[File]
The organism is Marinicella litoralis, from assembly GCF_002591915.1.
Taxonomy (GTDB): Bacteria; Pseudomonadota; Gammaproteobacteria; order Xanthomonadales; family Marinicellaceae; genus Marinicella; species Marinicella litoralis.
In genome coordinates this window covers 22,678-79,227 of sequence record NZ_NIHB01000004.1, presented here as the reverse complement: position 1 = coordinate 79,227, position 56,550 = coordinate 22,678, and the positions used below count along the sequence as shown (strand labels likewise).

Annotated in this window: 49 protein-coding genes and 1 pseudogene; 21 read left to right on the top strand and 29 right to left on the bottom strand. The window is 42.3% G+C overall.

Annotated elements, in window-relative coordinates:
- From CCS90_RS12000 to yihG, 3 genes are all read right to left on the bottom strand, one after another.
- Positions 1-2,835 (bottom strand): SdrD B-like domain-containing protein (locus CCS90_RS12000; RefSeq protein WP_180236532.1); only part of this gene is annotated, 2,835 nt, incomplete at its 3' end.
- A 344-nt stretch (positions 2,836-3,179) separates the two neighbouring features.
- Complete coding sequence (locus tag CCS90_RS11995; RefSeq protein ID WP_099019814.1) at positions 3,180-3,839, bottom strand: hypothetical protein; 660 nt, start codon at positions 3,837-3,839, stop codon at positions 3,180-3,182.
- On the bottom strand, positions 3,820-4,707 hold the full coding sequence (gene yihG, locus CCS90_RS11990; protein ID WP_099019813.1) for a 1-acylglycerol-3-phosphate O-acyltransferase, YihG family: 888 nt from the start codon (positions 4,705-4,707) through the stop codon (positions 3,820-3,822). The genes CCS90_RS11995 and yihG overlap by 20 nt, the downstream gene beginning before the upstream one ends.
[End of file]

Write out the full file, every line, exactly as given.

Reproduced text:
The organism is Marinicella litoralis, from assembly GCF_002591915.1.
Taxonomy (GTDB): Bacteria; Pseudomonadota; Gammaproteobacteria; order Xanthomonadales; family Marinicellaceae; genus Marinicella; species Marinicella litoralis.
In genome coordinates this window covers 22,678-79,227 of sequence record NZ_NIHB01000004.1, presented here as the reverse complement: position 1 = coordinate 79,227, position 56,550 = coordinate 22,678, and the positions used below count along the sequence as shown (strand labels likewise).

Annotated in this window: 49 protein-coding genes and 1 pseudogene; 21 read left to right on the top strand and 29 right to left on the bottom strand. The window is 42.3% G+C overall.

Annotated elements, in window-relative coordinates:
- From CCS90_RS12000 to yihG, 3 genes are all read right to left on the bottom strand, one after another.
- Positions 1-2,835 (bottom strand): SdrD B-like domain-containing protein (locus CCS90_RS12000; RefSeq protein WP_180236532.1); only part of this gene is annotated, 2,835 nt, incomplete at its 3' end.
- A 344-nt stretch (positions 2,836-3,179) separates the two neighbouring features.
- Complete coding sequence (locus tag CCS90_RS11995; RefSeq protein ID WP_099019814.1) at positions 3,180-3,839, bottom strand: hypothetical protein; 660 nt, start codon at positions 3,837-3,839, stop codon at positions 3,180-3,182.
- On the bottom strand, positions 3,820-4,707 hold the full coding sequence (gene yihG, locus CCS90_RS11990; protein ID WP_099019813.1) for a 1-acylglycerol-3-phosphate O-acyltransferase, YihG family: 888 nt from the start codon (positions 4,705-4,707) through the stop codon (positions 3,820-3,822). The genes CCS90_RS11995 and yihG overlap by 20 nt, the downstream gene beginning before the upstream one ends.